There’s been a lot of talk of late about the potential impact of UK Housing Association’s being reclassified as part of the public sector. Isabel Hardman exemplifying the apparent concern about the potential £60bn (or more) impact on public finances if that is the case.
Yet George Osborne seemed nonchalantly unconcerned about the prospect of an Office for National Statistics review at last week’s appearance in front of a Lords committee. And the No 10 Press Office have confirmed the statement made by David Cameron today about Housing Associations being part of the public sector.
The reason for this nonchalance?
Could it be the £133bn gross book value of Housing Association properties outlined in 2014 Global Accounts?
Could it be £78bn net book value of Housing Association properties (net of the £46bn of government and other public sector grants given to them)?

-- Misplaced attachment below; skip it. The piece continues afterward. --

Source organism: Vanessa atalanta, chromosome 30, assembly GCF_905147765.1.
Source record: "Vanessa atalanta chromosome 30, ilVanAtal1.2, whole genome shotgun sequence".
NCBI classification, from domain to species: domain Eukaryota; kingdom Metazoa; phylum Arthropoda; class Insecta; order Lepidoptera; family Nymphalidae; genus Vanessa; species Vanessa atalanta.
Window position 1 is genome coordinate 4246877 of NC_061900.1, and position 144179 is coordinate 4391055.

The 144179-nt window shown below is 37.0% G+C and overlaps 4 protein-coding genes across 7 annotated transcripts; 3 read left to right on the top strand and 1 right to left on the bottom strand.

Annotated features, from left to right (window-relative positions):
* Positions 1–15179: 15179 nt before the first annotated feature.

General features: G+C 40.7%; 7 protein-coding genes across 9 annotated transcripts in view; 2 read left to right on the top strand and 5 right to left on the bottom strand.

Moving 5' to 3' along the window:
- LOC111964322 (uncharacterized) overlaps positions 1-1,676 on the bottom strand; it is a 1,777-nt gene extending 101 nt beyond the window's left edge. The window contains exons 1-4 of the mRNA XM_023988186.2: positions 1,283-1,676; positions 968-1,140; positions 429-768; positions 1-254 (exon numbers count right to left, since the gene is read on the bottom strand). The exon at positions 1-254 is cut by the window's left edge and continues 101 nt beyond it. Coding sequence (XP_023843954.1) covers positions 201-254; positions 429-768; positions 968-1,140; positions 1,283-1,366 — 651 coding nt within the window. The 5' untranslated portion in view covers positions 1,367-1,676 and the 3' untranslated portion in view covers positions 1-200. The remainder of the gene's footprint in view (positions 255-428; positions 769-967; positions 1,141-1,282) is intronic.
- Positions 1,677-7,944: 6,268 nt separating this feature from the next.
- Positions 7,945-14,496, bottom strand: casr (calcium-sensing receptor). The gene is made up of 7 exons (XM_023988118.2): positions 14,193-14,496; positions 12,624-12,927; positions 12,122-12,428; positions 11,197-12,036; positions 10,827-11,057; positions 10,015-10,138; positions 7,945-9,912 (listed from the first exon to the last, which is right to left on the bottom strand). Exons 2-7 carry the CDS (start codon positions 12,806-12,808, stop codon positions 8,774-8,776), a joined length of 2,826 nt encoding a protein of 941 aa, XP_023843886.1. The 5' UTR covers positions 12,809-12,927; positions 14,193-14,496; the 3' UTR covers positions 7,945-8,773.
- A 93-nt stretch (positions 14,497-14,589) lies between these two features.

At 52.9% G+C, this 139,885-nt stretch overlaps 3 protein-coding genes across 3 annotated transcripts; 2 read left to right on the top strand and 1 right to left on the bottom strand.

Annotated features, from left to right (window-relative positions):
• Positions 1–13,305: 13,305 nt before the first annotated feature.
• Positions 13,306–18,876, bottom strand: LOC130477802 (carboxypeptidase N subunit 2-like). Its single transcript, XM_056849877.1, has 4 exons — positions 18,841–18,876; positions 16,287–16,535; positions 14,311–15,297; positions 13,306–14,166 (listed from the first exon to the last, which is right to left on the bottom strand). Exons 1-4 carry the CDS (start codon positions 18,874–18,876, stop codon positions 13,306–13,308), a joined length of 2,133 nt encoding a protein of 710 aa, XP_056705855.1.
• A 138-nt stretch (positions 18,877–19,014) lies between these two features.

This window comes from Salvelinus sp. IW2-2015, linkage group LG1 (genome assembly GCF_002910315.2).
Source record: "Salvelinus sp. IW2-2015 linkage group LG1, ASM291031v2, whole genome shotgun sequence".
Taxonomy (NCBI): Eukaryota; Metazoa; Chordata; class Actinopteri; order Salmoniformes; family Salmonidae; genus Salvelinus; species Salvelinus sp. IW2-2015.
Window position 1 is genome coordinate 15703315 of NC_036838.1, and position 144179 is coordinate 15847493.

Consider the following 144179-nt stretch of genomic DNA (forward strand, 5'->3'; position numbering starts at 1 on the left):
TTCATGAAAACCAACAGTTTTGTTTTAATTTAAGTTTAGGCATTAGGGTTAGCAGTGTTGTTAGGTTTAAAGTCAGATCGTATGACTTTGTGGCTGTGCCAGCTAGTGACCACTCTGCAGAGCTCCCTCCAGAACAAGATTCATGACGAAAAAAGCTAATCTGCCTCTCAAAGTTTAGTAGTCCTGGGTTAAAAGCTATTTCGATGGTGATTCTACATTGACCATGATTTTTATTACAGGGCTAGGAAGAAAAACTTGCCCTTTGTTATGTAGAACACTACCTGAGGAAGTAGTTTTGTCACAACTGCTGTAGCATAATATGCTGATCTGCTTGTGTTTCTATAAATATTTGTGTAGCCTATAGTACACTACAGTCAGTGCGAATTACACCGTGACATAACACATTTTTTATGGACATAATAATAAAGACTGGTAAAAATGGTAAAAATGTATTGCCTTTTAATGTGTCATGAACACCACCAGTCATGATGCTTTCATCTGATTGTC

Could it be that any additional PSBR implications will be a mere blip, as the markets are informed of a long term plan to either sell the debt on to institutional investors ( as Colin Wiles hinted last week) or even sell shares in them like other public assets (think Post Office, RBS etc)?
Perhaps the forthcoming Spending Review & Housing Bill will take the ‘Right to Buy’ to a whole new level – offering the potential for sales of shares in nationalised Housing Associations at an individual and institutional level?
Or just bring in significant institutional investment, and net a profit for the taxpayer.
£60bn or even £70bn of PSBR debt pales into insignificance when compared to a £133bn gross book value which might be realised for the taxpayer on sale.
‘There is particular investor interest in the UK, Spain and the Netherlands.’ says Kate Allen in the Financial Times today – especially following a government drive in the Netherlands to break up not-for-profit landlords and sell their assets.
Expect the unexpected…..